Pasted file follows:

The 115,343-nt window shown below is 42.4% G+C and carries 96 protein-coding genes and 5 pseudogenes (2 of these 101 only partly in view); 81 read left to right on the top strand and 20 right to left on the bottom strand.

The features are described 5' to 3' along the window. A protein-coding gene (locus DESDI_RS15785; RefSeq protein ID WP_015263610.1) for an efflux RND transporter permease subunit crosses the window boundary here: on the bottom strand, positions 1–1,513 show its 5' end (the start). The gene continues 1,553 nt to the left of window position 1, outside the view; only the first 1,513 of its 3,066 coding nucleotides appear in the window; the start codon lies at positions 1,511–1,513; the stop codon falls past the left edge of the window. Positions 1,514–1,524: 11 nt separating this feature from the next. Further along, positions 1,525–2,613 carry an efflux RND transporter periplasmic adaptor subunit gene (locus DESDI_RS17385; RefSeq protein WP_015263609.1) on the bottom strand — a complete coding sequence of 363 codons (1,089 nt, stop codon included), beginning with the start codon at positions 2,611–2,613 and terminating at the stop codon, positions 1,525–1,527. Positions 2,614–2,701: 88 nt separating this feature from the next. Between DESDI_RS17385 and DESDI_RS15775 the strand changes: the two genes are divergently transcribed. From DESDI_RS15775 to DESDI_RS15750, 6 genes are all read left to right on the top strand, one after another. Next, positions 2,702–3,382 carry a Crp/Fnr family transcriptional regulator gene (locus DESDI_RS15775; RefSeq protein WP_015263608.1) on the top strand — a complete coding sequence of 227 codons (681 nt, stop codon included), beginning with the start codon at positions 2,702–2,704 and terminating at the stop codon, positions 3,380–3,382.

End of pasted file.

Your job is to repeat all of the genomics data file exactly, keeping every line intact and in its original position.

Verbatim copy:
The 115,343-nt window shown below is 42.4% G+C and carries 96 protein-coding genes and 5 pseudogenes (2 of these 101 only partly in view); 81 read left to right on the top strand and 20 right to left on the bottom strand.

The features are described 5' to 3' along the window. A protein-coding gene (locus DESDI_RS15785; RefSeq protein ID WP_015263610.1) for an efflux RND transporter permease subunit crosses the window boundary here: on the bottom strand, positions 1–1,513 show its 5' end (the start). The gene continues 1,553 nt to the left of window position 1, outside the view; only the first 1,513 of its 3,066 coding nucleotides appear in the window; the start codon lies at positions 1,511–1,513; the stop codon falls past the left edge of the window. Positions 1,514–1,524: 11 nt separating this feature from the next. Further along, positions 1,525–2,613 carry an efflux RND transporter periplasmic adaptor subunit gene (locus DESDI_RS17385; RefSeq protein WP_015263609.1) on the bottom strand — a complete coding sequence of 363 codons (1,089 nt, stop codon included), beginning with the start codon at positions 2,611–2,613 and terminating at the stop codon, positions 1,525–1,527. Positions 2,614–2,701: 88 nt separating this feature from the next. Between DESDI_RS17385 and DESDI_RS15775 the strand changes: the two genes are divergently transcribed. From DESDI_RS15775 to DESDI_RS15750, 6 genes are all read left to right on the top strand, one after another. Next, positions 2,702–3,382 carry a Crp/Fnr family transcriptional regulator gene (locus DESDI_RS15775; RefSeq protein WP_015263608.1) on the top strand — a complete coding sequence of 227 codons (681 nt, stop codon included), beginning with the start codon at positions 2,702–2,704 and terminating at the stop codon, positions 3,380–3,382.